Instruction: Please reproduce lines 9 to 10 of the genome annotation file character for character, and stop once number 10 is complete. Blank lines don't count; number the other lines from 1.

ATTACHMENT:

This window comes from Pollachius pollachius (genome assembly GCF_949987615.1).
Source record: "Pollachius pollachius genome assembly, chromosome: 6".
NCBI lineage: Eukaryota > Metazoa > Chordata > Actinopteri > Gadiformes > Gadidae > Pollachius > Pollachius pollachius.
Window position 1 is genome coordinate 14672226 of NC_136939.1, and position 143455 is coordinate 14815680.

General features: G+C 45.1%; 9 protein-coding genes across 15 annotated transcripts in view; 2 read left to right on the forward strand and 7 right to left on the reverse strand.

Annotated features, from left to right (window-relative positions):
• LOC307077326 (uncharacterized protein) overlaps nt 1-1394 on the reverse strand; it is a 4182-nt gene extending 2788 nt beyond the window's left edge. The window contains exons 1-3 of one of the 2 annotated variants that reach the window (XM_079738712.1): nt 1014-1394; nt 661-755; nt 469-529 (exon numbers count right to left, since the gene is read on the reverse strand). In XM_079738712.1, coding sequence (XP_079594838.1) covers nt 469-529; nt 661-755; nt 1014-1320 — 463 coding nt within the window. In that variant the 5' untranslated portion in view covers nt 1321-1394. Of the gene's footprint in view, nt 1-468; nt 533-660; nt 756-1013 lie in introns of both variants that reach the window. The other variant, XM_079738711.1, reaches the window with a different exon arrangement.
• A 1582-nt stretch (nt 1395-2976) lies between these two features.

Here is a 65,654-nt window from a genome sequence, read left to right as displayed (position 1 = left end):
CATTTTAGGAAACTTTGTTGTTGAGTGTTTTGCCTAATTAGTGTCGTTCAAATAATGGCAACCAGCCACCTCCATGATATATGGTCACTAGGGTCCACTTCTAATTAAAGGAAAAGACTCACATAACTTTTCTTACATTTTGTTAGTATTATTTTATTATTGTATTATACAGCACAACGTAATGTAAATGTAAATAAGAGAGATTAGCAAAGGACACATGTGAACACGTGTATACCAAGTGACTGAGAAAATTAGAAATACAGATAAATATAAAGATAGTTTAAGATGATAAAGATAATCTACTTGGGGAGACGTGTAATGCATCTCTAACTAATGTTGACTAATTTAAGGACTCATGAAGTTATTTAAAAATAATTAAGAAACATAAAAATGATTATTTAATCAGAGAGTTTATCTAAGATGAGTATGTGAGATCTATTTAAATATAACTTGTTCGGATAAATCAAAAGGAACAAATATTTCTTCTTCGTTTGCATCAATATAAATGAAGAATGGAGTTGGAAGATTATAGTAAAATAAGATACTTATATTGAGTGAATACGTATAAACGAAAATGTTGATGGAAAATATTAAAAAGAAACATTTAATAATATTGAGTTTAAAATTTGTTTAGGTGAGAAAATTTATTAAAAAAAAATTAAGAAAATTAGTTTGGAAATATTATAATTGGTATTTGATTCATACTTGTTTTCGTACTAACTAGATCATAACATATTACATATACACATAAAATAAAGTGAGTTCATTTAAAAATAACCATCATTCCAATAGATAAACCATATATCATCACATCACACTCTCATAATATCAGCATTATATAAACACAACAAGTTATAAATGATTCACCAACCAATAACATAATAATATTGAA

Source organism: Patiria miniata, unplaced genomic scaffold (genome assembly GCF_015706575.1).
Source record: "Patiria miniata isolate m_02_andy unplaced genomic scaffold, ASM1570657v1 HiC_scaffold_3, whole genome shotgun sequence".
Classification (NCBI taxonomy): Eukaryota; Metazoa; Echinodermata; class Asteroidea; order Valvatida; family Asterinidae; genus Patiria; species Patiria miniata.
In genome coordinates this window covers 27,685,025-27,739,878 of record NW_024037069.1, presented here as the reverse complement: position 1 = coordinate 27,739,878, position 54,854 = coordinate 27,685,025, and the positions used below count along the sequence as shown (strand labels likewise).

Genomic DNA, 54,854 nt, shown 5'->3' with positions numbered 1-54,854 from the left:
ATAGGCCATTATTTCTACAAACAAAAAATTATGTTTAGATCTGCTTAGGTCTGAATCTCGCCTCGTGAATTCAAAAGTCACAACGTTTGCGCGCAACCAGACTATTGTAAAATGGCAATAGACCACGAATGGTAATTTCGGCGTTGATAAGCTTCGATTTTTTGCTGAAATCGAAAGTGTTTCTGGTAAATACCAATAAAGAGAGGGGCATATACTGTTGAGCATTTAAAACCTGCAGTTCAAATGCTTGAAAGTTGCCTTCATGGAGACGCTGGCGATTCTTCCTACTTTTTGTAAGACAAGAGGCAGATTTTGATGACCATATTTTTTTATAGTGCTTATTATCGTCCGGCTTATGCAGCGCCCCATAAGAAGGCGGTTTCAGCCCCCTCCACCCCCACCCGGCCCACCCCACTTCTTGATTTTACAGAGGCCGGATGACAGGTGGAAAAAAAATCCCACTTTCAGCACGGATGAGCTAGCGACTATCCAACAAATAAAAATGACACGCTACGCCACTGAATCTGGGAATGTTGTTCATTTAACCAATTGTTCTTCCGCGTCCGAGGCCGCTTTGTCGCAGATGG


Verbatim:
Here is a 65,654-nt window from a genome sequence, read left to right as displayed (position 1 = left end):
CATTTTAGGAAACTTTGTTGTTGAGTGTTTTGCCTAATTAGTGTCGTTCAAATAATGGCAACCAGCCACCTCCATGATATATGGTCACTAGGGTCCACTTCTAATTAAAGGAAAAGACTCACATAACTTTTCTTACATTTTGTTAGTATTATTTTATTATTGTATTATACAGCACAACGTAATGTAAATGTAAATAAGAGAGATTAGCAAAGGACACATGTGAACACGTGTATACCAAGTGACTGAGAAAATTAGAAATACAGATAAATATAAAGATAGTTTAAGATGATAAAGATAATCTACTTGGGGAGACGTGTAATGCATCTCTAACTAATGTTGACTAATTTAAGGACTCATGAAGTTATTTAAAAATAATTAAGAAACATAAAAATGATTATTTAATCAGAGAGTTTATCTAAGATGAGTATGTGAGATCTATTTAAATATAACTTGTTCGGATAAATCAAAAGGAACAAATATTTCTTCTTCGTTTGCATCAATATAAATGAAGAATGGAGTTGGAAGATTATAGTAAAATAAGATACTTATATTGAGTGAATACGTATAAACGAAAATGTTGATGGAAAATATTAAAAAGAAACATTTAATAATATTGAGTTTAAAATTTGTTTAGGTGAGAAAATTTATTAAAAAAAAATTAAGAAAATTAGTTTGGAAATATTATAATTGGTATTTGATTCATACTTGTTTTCGTACTAACTAGATCATAACATATTACATATACACATAAAATAAAGTGAGTTCATTTAAAAATAACCATCATTCCAATAGATAAACCATATATCATCACATCACACTCTCATAATATCAGCATTATATAAACACAACAAGTTATAAATGATTCACCAACCAATAACATAATAATATTGAA